Why I avoid chicken...sometimes

Why I avoid chicken...sometimes

Hey guys,

Jena here. I’m super careful with my diet, I know what works for me, my body, and my mind and what doesn’t but I’m always open to making changes to what I eat when I understand what the foods I’m ingesting are doing to my body.

Recently, I started to learn a lot more about how vegetable oils and conventional chicken might contribute to poor health across the globe and to my own health battles.

This is due to the excessive amounts of oxidized omega-6 linoleic acid (a polyunsaturated fat) that these vegetable oils and store-bought chickens contain.

What put this even further into perspective for me was when I learned that some doctors think these high levels of omega-6 fatty acids are even more damaging than refined sugar and corn syrup. Dr. Chris Knobbe even goes as far as to say that all chronic metabolic and degenerative diseases come from these vegetable oils in the diet. So when I started to understand this, I knew I needed to make a change, so I now have fully cut chicken (and vegetable oils) from my diet.

Keep reading to find out why.

So, why chicken?

Me stopping eating chicken might seem counterintuitive to some people because I see tons of people worldwide thinking chicken is the ‘healthier meat’ because it is easier on our digestive systems than other types of meat (like red meat). One of the biggest problems with chickens farmed today though is that they are packed full of different compounds because of the corn they are fed.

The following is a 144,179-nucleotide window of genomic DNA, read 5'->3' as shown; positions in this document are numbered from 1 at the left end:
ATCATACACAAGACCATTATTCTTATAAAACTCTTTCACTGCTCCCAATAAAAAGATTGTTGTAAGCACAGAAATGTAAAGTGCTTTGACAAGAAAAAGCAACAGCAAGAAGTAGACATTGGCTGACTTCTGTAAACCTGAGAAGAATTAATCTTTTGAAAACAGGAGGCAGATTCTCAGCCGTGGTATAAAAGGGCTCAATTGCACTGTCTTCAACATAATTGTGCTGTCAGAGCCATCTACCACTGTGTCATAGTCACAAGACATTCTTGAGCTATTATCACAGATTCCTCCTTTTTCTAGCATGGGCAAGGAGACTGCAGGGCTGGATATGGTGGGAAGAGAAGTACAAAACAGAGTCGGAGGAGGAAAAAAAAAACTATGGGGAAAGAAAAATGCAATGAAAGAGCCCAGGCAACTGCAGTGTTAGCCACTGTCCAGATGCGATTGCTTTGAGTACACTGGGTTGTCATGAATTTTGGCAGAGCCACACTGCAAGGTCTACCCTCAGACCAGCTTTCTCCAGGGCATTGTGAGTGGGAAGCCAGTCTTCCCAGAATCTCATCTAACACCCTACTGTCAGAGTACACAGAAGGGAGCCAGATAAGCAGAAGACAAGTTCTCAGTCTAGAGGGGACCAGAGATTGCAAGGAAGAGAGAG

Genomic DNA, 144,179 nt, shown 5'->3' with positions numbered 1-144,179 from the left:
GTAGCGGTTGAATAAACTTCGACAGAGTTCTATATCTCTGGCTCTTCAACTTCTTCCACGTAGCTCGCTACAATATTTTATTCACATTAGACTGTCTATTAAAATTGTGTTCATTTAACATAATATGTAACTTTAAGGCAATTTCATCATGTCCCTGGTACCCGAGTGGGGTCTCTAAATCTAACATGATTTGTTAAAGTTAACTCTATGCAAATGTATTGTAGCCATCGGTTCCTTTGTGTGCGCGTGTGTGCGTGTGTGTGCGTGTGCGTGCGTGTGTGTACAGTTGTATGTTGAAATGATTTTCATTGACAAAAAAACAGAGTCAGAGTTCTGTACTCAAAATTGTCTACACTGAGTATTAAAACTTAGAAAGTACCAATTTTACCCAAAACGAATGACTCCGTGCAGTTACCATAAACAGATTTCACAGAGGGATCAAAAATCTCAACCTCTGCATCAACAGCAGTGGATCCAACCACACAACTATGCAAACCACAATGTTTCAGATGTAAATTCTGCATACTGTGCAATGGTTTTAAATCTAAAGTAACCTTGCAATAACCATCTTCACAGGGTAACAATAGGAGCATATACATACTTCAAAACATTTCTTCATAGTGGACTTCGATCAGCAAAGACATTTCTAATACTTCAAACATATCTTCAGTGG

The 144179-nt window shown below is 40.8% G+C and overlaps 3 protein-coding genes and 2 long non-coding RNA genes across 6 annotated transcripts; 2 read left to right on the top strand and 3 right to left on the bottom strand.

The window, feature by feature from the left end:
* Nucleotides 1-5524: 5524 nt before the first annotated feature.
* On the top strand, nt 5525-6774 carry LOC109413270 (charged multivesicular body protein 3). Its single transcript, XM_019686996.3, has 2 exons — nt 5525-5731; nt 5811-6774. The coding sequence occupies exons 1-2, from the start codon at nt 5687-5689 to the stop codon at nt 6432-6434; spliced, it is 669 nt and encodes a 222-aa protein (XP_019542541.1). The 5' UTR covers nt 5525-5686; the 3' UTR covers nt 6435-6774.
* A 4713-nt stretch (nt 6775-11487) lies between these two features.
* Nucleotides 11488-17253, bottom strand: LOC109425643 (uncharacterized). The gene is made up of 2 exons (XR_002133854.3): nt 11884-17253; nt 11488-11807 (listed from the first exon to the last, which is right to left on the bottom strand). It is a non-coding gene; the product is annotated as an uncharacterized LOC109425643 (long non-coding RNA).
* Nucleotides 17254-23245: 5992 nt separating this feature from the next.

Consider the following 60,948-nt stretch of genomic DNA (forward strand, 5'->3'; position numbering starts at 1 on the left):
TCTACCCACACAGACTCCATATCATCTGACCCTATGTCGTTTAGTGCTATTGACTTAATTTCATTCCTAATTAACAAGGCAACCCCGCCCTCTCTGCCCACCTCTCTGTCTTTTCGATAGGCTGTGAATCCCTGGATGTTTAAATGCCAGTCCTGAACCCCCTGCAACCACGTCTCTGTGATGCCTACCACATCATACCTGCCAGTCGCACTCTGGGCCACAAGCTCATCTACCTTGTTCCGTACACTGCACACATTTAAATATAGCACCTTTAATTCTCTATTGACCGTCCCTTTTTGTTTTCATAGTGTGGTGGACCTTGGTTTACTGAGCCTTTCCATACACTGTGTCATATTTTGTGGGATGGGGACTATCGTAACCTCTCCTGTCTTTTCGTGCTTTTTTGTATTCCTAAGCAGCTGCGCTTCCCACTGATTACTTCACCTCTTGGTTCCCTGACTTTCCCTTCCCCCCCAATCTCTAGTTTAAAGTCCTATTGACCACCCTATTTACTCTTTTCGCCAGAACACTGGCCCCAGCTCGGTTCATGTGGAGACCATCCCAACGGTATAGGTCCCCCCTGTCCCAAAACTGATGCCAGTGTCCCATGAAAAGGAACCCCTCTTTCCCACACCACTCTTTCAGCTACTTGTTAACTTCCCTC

For the vast majority of chickens in the United States, being fed corn actually means being fed GMO-produce and corn that is sprayed with toxic chemicals like glyphosate (a pesticide / herbicide that is used to kill weeds that compete with crops like corn). Many studies show that glyphosate exposure to humans can cause serious chronic health problems that build up over time and really impact our biological systems - but this isn’t even the main problem.

Studies are now actually showing that high levels of chicken consumption are impacting human health because of the high levels of oxidized omega-6s that they bring into the body thanks to the corn they consume.

The damaging connection between corn and chicken

When chickens are fed corn (a critical part of their diet), the meat becomes high in omega-6 linoleic acid because the corn the chickens are eating is really high in this type of fat.

So, when we are eating a lot of chicken, we are actually eating a lot of omega-6s (and so high chicken consumption actually adds to your vegetable oil consumption). These polyunsaturated fats are stored in our fat cells (rather than being used for fuel), and they’re thought to have a half-life of something crazy like 600 to 680 days which is a seriously long time for something to stick around in the body.

I’m not totally hating on Omega-6. Omega-6 in itself isn’t bad - and we all need some omega-6 in our diets (it’s good for heart health, circulation and inflammation management, among other things) but what I’m saying is that Omega-6 fatty acids are not good for the body in the high amounts that American diets have today (thanks to the high levels of processed food).